“Nothing can change the eternal magnificence of form of the naked Alps behind Mentone; nothing, not even the crude curves of the railway, can utterly deform the suavity of contour of one bay after another along the whole reach of the Riviera. And of all this, he has only a cold head-knowledge that is divorced from enjoyment”
(RLS, “Ordered South”, in Virginibus Puerisque, The Works of Robert Louis Stevenson, Swanston edn, vol ii [London: Chatto and Windus, 1911], p. 347)
On this page you will find information about RLS’s visits to Menton in the south of France.
Note: Throughout his writing, Stevenson uses ‘Mentone’, the Italian form of the town’s name.
4 February – 31 March 1863
“Mentone is not a pretty village. It is, I think, only one street, very narrow, houses very high for a country place, but the villas all around it give a fine appearance”
(Alison Cunningham, Cummy’s Diary, preface and notes by Robert T. Skinner [London: Chatto and Windus, 1926], p. 52)
When RLS was 12, he, his mother, father, cousin Elizabeth (Bessie) Stevenson and nurse Cummy (Alison Cunningham) travelled through Europe from 2 January – 20 May 1863.
They were in Menton from 4 February to 31 March 1863, staying at the rented Villa Bosano. During their stay the Stevensons visited Italy (20 and 23 February and 5 March) and drove along the Turin Road (21 February). On 25 February RLS and Cummy went walking in the Alps.
On 10 March the people of Menton celebrated the marriage of the Prince of Wales (Prince Albert Edward married Princess Alexandra of Denmark on 10 March 1863 in St George’s Chapel, Windsor Castle) and the Stevenson party joined in. The festivities were held in the Hotel Victoria, with dinner in the garden.
RLS and Cummy also visited Roquebrune (now Roquebrune-Cap-Martin, a commune in France between Menton and Monaco), on 29 March. Read more information on RLS’s travels through Europe in 1863.
24 December 1863 – Late May 1864
“It is raining today which is a sell as we were going on a donkey excursion. I am making experiments on the temperature. I have made two new scents called Quintessence of Assafoedita and Collett bouquet both stooks especially Collett Bouquet. Fancy. I am going to the Prestidigateur. Grilliers showed me some tricks and is teaching me Picquet and he has introduced me to the capitaine of the garrison of Mentone”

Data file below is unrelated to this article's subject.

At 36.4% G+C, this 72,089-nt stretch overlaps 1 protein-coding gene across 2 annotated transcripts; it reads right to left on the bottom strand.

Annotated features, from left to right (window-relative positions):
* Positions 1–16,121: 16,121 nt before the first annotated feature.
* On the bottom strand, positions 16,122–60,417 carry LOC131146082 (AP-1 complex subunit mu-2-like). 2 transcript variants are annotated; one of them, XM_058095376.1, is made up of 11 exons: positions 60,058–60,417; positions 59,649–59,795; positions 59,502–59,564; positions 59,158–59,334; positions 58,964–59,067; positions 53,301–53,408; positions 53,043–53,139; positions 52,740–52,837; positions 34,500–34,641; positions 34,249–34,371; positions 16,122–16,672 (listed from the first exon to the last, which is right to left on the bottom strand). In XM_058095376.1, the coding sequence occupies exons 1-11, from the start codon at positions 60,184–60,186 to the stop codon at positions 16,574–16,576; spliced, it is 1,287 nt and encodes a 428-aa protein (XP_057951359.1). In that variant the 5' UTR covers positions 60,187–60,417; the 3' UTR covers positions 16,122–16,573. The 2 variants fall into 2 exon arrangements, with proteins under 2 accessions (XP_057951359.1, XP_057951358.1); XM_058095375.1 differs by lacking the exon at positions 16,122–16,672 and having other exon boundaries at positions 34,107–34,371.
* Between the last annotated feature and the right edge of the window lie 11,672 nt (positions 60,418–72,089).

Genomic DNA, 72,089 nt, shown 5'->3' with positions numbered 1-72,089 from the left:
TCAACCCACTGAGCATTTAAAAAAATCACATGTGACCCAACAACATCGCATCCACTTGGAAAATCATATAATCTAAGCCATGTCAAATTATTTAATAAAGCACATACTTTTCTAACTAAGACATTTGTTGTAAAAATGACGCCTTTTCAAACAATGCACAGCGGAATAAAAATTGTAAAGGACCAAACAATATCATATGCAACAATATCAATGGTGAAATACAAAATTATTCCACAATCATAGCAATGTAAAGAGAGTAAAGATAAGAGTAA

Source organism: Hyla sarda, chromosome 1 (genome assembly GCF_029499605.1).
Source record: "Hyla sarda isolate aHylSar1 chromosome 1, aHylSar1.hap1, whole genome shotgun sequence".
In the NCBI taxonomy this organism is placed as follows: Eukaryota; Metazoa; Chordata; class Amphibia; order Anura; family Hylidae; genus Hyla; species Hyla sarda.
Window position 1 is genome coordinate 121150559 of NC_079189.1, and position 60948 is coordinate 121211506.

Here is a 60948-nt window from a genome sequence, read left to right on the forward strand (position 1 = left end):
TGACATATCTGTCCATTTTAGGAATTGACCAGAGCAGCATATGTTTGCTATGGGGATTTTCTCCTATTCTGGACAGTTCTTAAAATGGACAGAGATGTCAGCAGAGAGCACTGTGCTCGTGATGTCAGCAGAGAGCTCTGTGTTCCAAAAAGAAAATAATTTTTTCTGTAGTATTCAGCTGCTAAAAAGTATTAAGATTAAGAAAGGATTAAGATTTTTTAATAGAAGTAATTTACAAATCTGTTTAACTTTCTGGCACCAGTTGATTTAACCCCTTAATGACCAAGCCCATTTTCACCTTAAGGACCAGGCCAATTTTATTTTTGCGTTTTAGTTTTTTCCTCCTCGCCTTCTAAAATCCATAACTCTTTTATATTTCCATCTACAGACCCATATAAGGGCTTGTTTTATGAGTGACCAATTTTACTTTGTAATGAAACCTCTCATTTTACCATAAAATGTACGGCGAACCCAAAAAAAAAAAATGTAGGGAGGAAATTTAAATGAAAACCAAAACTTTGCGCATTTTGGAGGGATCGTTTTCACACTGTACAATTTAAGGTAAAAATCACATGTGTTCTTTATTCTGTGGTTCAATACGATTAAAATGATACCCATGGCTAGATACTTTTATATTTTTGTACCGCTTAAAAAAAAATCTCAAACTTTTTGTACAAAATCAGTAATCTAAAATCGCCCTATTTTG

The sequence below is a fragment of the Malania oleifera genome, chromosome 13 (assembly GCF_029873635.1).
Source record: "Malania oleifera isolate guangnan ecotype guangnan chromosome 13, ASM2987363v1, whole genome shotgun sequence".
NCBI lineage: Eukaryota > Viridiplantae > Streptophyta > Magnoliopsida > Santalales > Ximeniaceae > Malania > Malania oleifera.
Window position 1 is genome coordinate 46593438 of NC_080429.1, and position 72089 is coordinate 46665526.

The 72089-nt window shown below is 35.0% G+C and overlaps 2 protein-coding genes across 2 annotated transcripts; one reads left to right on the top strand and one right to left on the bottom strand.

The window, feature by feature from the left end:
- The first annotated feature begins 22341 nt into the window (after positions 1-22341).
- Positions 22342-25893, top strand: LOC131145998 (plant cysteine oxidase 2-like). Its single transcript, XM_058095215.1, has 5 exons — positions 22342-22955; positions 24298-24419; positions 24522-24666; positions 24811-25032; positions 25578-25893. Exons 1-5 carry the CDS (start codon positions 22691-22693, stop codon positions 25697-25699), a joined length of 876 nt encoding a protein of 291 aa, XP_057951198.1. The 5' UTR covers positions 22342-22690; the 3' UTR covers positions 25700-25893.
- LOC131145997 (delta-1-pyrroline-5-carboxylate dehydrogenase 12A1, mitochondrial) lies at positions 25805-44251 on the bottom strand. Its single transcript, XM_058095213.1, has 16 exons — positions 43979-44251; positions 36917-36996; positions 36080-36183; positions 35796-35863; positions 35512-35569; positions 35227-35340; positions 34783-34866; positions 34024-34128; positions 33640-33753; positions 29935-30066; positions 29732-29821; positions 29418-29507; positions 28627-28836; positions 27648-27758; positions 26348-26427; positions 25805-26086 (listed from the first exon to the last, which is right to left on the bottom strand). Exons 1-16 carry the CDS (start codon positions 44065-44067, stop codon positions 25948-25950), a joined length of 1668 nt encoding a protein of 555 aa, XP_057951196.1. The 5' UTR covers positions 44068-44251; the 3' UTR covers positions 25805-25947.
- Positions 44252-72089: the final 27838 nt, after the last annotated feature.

(Letter from RLS to his father, 2 March 1864, The Letters of Robert Louis Stevenson, ed. by Bradford A. Booth and Ernest Mehew, vol i [New Haven: Yale University Press, 1995], p. 103)
On 20 December 1863, RLS left Burlington Lodge Academy, Spring Grove, Isleworth, where he had been studying. He would not return to the school (where he was homesick). After leaving, he accompanied his parents to Menton, arriving on 24 December. He stayed until the end of May 1864 (first with both parents, and later, just his mother).
“I am just beginning to recognise how thoroughly all to smash I must have been; the spring has not righted itself at once, as I had hoped. However I eat well and generally sleep well, not quite always; and I can walk fairly, though with much perspiration and subsequent collapse, on even ground. Coming down hills is not my forte”
(Letter from RLS to Sidney Colvin, 14 or 15 November 1873, The Letters of Robert Louis Stevenson, ed. by Bradford A. Booth and Ernest Mehew, vol i [New Haven: Yale University Press, 1995], p. 365)
In 1873, RLS was “ordered south” to Menton for health reasons. Dr Andrew Clark made his recommendation after seeing RLS, who was suffering badly – in part, his health was poor as a result of arguments with his father over RLS’s disavowal of the Christian faith. Fanny Sitwell and Sidney Colvin were very supportive of Stevenson during the time, encouraging him to see the doctor and get away.
You can read about this stay in Menton in RLS’s essay “Ordered South” (first published in Macmillan’s Magazine in 1874 and later included in Virginibus Puerisque ).
RLS arrived in Menton on his birthday – 13 November 1873. He had left London on 6 November, travelling via Dover, Paris, Sens, Dijon, Lyons, Orange, Avignon and Marseille.
In Mentone he stayed in the Hotel Du Pavillon, which had a beautiful view of the town. Stevenson was, however, depressed: his health was bad and the many letters he wrote to Fanny Sitwell and Sidney Colvin showed him to be unhappy. Indeed, “Ordered South” gives an indication of the dark thoughts RLS was harbouring during this period.
All was not so bad, however. While at Menton, RLS met two Russian ladies, Mesdames Garshine and Zessatsky – and with Madame Zessatsky he had a particularly flirtatious relationship. In fact, he wrote about it to Fanny Sitwell, who he was also attracted to. Unsurprisingly, she was not impressed by the news.
Stevenson’s spirits were lifted by the arrival of his friend Sidney Colvin in the winter of 1873. The two visited Monaco and Monte Carlo from 15 December 1873 to 2 January 1874.
When RLS returned to Menton on 2 January, he moved to the Hotel Mirabeau. He stayed here until he left Menton on 31 March 1874. He then stayed in Paris until 23 April, when he was in London. He returned home to Edinburgh on 26 April 1874.
From February 1883 – early June 1884, RLS and his wife were living in Hyeres for Stevenson’s health. In early January 1884, W.E. Henley and Charles Baxter visited. Chalet la Solitude, where the Stevensons were staying, was not suitable for so many guests so on 12 January the party left for Monaco, Monte Carlo and then Menton. They returned to Hyeres on 17 February, via Nice.